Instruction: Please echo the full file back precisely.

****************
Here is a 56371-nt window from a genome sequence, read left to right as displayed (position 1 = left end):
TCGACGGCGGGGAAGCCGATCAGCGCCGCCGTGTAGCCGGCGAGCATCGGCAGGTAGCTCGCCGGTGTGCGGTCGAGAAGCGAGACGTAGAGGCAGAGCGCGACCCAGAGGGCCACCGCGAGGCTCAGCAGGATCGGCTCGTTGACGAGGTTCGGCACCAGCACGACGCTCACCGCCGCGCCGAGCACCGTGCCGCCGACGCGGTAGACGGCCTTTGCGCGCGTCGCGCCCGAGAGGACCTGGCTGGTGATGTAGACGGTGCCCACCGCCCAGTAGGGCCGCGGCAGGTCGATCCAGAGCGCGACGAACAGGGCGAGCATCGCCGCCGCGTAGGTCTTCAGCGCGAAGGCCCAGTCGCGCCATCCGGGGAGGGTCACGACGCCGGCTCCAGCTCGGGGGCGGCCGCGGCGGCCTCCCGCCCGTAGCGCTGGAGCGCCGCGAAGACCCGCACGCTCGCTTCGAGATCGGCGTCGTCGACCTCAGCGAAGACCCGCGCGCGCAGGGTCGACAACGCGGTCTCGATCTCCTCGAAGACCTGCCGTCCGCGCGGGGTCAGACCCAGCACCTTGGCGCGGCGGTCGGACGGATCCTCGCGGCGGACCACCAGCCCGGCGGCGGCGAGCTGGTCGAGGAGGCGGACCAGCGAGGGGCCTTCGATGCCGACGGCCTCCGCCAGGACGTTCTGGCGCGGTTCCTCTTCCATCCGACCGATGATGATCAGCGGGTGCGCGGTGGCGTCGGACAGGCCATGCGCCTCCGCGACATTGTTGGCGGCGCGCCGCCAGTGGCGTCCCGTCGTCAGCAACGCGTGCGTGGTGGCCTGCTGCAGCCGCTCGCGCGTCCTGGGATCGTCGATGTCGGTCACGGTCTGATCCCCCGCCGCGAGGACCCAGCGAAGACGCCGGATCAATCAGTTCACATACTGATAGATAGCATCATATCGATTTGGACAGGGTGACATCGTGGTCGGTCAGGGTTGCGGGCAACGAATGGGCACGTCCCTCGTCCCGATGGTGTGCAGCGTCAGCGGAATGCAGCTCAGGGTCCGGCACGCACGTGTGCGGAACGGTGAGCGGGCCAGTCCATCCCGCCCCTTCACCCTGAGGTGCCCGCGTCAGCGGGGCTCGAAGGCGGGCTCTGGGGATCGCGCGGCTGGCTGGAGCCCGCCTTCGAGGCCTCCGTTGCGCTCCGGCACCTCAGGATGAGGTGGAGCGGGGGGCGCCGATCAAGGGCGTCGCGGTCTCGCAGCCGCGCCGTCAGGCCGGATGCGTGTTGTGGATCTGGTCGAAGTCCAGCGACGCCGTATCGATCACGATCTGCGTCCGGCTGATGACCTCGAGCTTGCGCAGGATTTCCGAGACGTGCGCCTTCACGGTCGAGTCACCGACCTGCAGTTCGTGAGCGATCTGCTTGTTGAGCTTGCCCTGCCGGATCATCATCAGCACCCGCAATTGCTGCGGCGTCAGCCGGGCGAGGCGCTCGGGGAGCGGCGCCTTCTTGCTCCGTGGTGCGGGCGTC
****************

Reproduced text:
Here is a 56371-nt window from a genome sequence, read left to right as displayed (position 1 = left end):
TCGACGGCGGGGAAGCCGATCAGCGCCGCCGTGTAGCCGGCGAGCATCGGCAGGTAGCTCGCCGGTGTGCGGTCGAGAAGCGAGACGTAGAGGCAGAGCGCGACCCAGAGGGCCACCGCGAGGCTCAGCAGGATCGGCTCGTTGACGAGGTTCGGCACCAGCACGACGCTCACCGCCGCGCCGAGCACCGTGCCGCCGACGCGGTAGACGGCCTTTGCGCGCGTCGCGCCCGAGAGGACCTGGCTGGTGATGTAGACGGTGCCCACCGCCCAGTAGGGCCGCGGCAGGTCGATCCAGAGCGCGACGAACAGGGCGAGCATCGCCGCCGCGTAGGTCTTCAGCGCGAAGGCCCAGTCGCGCCATCCGGGGAGGGTCACGACGCCGGCTCCAGCTCGGGGGCGGCCGCGGCGGCCTCCCGCCCGTAGCGCTGGAGCGCCGCGAAGACCCGCACGCTCGCTTCGAGATCGGCGTCGTCGACCTCAGCGAAGACCCGCGCGCGCAGGGTCGACAACGCGGTCTCGATCTCCTCGAAGACCTGCCGTCCGCGCGGGGTCAGACCCAGCACCTTGGCGCGGCGGTCGGACGGATCCTCGCGGCGGACCACCAGCCCGGCGGCGGCGAGCTGGTCGAGGAGGCGGACCAGCGAGGGGCCTTCGATGCCGACGGCCTCCGCCAGGACGTTCTGGCGCGGTTCCTCTTCCATCCGACCGATGATGATCAGCGGGTGCGCGGTGGCGTCGGACAGGCCATGCGCCTCCGCGACATTGTTGGCGGCGCGCCGCCAGTGGCGTCCCGTCGTCAGCAACGCGTGCGTGGTGGCCTGCTGCAGCCGCTCGCGCGTCCTGGGATCGTCGATGTCGGTCACGGTCTGATCCCCCGCCGCGAGGACCCAGCGAAGACGCCGGATCAATCAGTTCACATACTGATAGATAGCATCATATCGATTTGGACAGGGTGACATCGTGGTCGGTCAGGGTTGCGGGCAACGAATGGGCACGTCCCTCGTCCCGATGGTGTGCAGCGTCAGCGGAATGCAGCTCAGGGTCCGGCACGCACGTGTGCGGAACGGTGAGCGGGCCAGTCCATCCCGCCCCTTCACCCTGAGGTGCCCGCGTCAGCGGGGCTCGAAGGCGGGCTCTGGGGATCGCGCGGCTGGCTGGAGCCCGCCTTCGAGGCCTCCGTTGCGCTCCGGCACCTCAGGATGAGGTGGAGCGGGGGGCGCCGATCAAGGGCGTCGCGGTCTCGCAGCCGCGCCGTCAGGCCGGATGCGTGTTGTGGATCTGGTCGAAGTCCAGCGACGCCGTATCGATCACGATCTGCGTCCGGCTGATGACCTCGAGCTTGCGCAGGATTTCCGAGACGTGCGCCTTCACGGTCGAGTCACCGACCTGCAGTTCGTGAGCGATCTGCTTGTTGAGCTTGCCCTGCCGGATCATCATCAGCACCCGCAATTGCTGCGGCGTCAGCCGGGCGAGGCGCTCGGGGAGCGGCGCCTTCTTGCTCCGTGGTGCGGGCGTC